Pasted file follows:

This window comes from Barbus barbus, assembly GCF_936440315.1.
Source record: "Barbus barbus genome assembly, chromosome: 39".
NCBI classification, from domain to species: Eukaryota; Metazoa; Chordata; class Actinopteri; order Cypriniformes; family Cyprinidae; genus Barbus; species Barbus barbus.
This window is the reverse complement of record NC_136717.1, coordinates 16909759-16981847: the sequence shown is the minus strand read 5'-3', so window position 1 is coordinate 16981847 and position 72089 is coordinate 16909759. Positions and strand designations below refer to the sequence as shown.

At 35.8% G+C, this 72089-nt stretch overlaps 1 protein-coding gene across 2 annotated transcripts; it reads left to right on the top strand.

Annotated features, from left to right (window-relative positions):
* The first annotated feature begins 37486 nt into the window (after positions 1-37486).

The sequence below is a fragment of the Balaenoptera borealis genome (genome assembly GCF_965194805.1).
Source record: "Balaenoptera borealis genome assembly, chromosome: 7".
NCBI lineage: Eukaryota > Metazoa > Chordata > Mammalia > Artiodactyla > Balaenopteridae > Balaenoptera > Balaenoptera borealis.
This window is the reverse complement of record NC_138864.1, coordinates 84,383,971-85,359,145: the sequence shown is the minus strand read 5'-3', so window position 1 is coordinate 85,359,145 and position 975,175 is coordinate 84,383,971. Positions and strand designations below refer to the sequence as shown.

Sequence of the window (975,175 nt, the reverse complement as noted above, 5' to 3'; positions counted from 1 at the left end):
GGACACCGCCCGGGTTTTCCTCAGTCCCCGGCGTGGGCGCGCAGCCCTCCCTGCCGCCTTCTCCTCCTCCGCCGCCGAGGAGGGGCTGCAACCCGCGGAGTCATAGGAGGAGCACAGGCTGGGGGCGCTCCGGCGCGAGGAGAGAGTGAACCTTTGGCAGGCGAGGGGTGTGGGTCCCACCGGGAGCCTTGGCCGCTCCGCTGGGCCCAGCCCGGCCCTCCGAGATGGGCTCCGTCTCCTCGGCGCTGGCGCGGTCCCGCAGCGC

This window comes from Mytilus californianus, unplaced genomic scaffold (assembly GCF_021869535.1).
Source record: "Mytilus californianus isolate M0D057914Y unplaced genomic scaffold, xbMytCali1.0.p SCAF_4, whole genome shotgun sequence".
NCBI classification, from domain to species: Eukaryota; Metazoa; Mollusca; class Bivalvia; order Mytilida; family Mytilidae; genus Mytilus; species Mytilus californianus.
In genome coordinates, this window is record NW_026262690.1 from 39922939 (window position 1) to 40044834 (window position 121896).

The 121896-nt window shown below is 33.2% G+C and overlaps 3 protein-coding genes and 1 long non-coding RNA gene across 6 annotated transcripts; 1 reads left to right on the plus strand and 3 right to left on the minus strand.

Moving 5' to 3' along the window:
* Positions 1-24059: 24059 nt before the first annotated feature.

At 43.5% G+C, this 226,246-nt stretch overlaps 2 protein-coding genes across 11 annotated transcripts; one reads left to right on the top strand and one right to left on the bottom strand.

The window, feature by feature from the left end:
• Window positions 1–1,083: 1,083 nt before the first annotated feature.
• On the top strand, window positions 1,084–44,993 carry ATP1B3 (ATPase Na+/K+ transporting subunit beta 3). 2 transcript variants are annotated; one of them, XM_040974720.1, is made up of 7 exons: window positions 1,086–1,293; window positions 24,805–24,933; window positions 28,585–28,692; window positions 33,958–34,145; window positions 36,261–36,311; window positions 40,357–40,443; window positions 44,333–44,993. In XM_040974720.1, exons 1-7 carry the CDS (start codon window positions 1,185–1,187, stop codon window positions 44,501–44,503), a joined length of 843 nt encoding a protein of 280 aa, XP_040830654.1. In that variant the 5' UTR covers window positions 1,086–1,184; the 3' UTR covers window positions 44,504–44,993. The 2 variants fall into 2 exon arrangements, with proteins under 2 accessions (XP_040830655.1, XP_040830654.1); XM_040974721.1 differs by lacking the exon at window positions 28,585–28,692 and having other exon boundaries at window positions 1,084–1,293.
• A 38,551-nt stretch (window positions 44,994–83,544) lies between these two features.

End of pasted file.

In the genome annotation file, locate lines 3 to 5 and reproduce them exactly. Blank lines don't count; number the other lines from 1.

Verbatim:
NCBI classification, from domain to species: Eukaryota; Metazoa; Chordata; class Actinopteri; order Cypriniformes; family Cyprinidae; genus Barbus; species Barbus barbus.
This window is the reverse complement of record NC_136717.1, coordinates 16909759-16981847: the sequence shown is the minus strand read 5'-3', so window position 1 is coordinate 16981847 and position 72089 is coordinate 16909759. Positions and strand designations below refer to the sequence as shown.

At 35.8% G+C, this 72089-nt stretch overlaps 1 protein-coding gene across 2 annotated transcripts; it reads left to right on the top strand.